Dear Query Shark:
Lily Carter has hid her singing voice away for years for fear of rejection.
Lily Carter has hidden, not hid.
These kinds of mistakes can fell your query before you know it.
If grammar and syntax aren't your forte, it's ok. It's not a sign of bad writing, or low character.
Just recognize that it's a stumbling block and make friends with Miss Picklepuss, the copy editor from hell. She'll help you remove these gremlins. It might cost some money, but this is something you do want to invest in.
best friend (now ex-best friend )
you don't need both of these.
Your reader will intuit that they were once best friends if she's now the ex-best friend.
Watch for this kind of over-writing.
made it clear she should never sing in public
if she can
Suggest taking this last part out just to give the sentence more drama.
So Lily sings only when she's sure no one else can hear her. Imagine her embarrassment when the new kid in town catches her in the act.
Imagine her embarrassment takes us out of the narrative.
You're telling, not showing.
But embarrassed is such a tepid word for the plot point that's driving the narrative.
Here's a good place to get out the Thesaurus and dig around for more vivid words.
(and there are others, take your pick)
Already at odds with Jack Sutton after an encounter
him at school, Lily expects nothing but scorn from him.
Again, pare out what you don't need.
This is the meat and tater tots of revising. Early drafts are almost always too long. Pare out everything you don't need.
But instead of making fun of her, he compliments her, throwing all her preconceived notions about what a terrible singer she is into question.
It's NOT a preconceived notion, is it? It's what someone told her (someone with some sort of malevolent agenda it sounds like.)
Internal conflicts in a query are huge red flag. It tells me you don't have a handle on the plot, and the full manuscript may not hold together very well. Again, here's where Miss Picklepuss can be of great value.
Suddenly, the aggravating yet undeniably charming Jack
keeps is popping up all over the place. At school, at church, and then
there’s the real icing on the cake. It turns out that Jack is the brother of
her new best friend.
Do we need to know any of this?
This next sentence connects to the previous one more directly.
With a musical background himself and a dogged belief that Lily has talent, Jack makes it his mission to get Lily back on the horse. Or the stage, so to speak.
Jack has a musical background himself, and seems to think Lily has talent.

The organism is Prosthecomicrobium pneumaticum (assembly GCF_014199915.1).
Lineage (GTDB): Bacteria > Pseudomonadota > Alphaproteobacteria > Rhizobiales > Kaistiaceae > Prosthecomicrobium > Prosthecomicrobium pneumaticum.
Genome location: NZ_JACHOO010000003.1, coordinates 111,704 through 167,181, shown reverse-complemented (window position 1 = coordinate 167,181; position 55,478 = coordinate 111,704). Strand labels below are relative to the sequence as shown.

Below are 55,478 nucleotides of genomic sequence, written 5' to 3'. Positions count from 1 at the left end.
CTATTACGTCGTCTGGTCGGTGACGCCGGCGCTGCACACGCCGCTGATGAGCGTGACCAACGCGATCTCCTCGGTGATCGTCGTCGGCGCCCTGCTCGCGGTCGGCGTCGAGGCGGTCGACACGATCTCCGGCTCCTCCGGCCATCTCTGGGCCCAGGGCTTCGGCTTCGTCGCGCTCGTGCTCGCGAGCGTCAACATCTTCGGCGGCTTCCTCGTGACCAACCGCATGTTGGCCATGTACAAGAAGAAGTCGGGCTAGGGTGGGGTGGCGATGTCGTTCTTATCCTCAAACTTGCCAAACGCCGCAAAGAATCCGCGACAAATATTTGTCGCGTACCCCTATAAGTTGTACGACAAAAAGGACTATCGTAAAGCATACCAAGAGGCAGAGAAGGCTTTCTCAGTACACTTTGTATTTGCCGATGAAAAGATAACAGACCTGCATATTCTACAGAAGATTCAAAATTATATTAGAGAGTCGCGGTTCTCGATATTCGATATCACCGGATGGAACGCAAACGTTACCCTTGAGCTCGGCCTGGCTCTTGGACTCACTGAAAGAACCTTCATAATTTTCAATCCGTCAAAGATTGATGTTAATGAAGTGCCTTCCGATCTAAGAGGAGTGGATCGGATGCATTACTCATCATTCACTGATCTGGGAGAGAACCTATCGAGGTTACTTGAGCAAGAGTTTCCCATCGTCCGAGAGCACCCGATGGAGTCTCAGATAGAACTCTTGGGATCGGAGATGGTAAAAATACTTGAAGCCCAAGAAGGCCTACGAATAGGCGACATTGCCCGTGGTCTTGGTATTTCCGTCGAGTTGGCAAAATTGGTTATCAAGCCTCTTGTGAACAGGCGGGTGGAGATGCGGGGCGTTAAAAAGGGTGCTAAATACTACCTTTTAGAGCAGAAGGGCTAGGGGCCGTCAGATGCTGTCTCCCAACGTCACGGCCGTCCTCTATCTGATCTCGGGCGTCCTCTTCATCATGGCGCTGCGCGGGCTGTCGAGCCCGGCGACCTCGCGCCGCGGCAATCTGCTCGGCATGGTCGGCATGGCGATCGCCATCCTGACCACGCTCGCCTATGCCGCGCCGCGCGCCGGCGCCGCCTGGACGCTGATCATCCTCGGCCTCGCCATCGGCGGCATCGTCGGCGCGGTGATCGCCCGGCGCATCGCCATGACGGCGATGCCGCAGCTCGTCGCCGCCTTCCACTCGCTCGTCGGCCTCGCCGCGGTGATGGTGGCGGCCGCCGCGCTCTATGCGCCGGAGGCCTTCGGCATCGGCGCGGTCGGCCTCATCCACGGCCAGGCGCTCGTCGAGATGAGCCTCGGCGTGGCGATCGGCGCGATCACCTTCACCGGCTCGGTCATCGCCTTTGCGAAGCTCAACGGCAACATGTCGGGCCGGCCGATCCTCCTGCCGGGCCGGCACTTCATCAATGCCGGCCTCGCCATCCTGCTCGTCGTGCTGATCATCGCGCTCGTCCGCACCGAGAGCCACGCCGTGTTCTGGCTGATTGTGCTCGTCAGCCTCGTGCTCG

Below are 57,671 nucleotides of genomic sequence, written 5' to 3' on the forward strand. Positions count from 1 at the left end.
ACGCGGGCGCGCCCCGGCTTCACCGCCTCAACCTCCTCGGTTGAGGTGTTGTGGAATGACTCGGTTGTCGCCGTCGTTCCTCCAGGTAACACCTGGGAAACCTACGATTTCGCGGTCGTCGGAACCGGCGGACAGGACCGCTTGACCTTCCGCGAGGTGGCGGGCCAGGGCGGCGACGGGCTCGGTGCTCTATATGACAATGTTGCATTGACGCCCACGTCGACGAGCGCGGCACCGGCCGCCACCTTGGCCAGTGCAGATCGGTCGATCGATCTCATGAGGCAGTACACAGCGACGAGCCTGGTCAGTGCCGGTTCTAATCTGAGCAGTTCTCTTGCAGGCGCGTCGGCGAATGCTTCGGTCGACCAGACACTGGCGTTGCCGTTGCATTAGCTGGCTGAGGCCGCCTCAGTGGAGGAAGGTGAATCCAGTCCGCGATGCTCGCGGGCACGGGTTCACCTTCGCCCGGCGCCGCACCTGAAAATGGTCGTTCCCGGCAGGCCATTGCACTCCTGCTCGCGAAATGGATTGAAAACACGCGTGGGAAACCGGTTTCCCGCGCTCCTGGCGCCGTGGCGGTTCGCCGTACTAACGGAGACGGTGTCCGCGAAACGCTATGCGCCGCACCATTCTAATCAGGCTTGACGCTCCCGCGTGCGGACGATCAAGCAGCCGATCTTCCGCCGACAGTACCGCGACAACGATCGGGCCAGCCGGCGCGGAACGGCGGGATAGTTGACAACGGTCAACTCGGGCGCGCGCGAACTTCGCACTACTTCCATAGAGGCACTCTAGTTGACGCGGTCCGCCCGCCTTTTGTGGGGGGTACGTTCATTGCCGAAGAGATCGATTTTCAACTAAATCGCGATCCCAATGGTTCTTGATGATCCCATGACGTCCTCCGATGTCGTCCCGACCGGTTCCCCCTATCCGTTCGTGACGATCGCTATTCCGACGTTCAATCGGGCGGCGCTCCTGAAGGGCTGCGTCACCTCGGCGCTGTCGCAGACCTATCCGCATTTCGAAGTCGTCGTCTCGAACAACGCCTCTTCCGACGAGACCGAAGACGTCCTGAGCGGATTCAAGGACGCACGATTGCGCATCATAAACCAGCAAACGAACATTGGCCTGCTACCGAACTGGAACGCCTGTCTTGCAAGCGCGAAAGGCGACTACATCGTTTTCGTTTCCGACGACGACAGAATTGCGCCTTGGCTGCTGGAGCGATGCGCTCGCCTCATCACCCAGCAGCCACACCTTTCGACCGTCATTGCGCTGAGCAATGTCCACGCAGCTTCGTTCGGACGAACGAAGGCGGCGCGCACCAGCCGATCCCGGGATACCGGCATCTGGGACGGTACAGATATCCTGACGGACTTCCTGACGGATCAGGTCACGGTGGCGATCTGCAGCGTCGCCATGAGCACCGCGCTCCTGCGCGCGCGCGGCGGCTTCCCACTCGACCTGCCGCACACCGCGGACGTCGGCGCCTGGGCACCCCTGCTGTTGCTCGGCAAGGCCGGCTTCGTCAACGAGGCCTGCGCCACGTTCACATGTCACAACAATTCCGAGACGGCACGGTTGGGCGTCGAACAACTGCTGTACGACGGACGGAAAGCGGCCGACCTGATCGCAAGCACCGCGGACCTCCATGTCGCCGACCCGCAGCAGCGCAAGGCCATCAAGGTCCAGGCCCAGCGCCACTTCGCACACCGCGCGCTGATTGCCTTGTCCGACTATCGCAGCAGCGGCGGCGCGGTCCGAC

He makes it his mission to get Lily back on stage.
There's a LOT to be said for starting your sentences with the subject, not burying it in a clause.
As Lily spends more time with Jack and his spirited sister Cat, a self-consciousness Lily didn't even realize she had developed begins to mend.
She didn't realize she was self-conscious about her singing?
Are you serious here? That just doesn't make sense unless Lily is blindingly un-self aware.
She's literally stopped singing outside of the shower.
She even gets up the courage to enter the high school talent show thanks to a little prodding from Jack and his agreement to help her prepare for the show. When Jack starts giving her singing lessons, Lily slowly begins believing in herself again.
But Lily has a few obstacles to overcome. Like that pesky stage fright thing. Or the ex-best friend who unexpectedly resurfaces and tries to sabotage Lily’s chances. Or the growing feelings she’s developing for her best friend’s brother. Lily must rely on her friends, her family, and her new-found confidence in order to get ready for talent show day.
You've got a lot of stuff going on here, but not very much plot.
What's the problem here?
Lily has been told she shouldn't sing in public.
What problem does that create?
Then Jack comes along and tells her she does have a singing voice.
What problem does that solve?
TAKE A DEEP BREATH is a young adult novel complete at 60,000 words
You don't need to say it's complete.
And this just doesn't feel YA to me. There's no sense of Lily or Jack learning to navigate in the real world. There's no real romantic element.
that portrays the sarcastic, yet vulnerable Lily along with her lovable family and kindhearted friends.
Not in these pages she isn't.
A story of personal growth with a touch of romance, this novel is similar to Maybe This Time by Kasie West or Eyes on Me by Rachel Harris.
I am a small town Minnesota gal, where a person can go from wearing a sweatshirt and wool socks one day to a tank top and sandals the next. This is my first novel.
Thank you for your time and consideration.
you've got a lot of concept but not enough story.
You need more plot on the page. The problem Lily faces, and the choices to solve, and what's at stake.
It will help if we see those things for Jack too.
You've only got 60K here so you've a got a LOT of room to add more depth.
This query is a completely revised one from the one I started with as that one got me a couple of partial requests, but nothing serious. Now, since I've started using this query, I haven't even gotten a nibble.
In the first 53 words you have two problems that could lead to an immediate pass.
While agents aren't actively looking for reasons to pass if you give them two in short order, that's what's going to happen.
My first query was succinct but a bit commercial in my opinion. So I tried to offer a quirkier approach with this one.
A bit commercial isn't a bad thing. Agents are looking for things they can sell (ie commercial).
I did beef up my bio after reading your archives.
141 words is about 100 too many. See notes below. An extensive bio doesn't make up for problems in the query so lets focus on that.
You also stated in the archives that queries should have at least 2 comps. Is it okay to comp an author instead like I did?
No, see notes below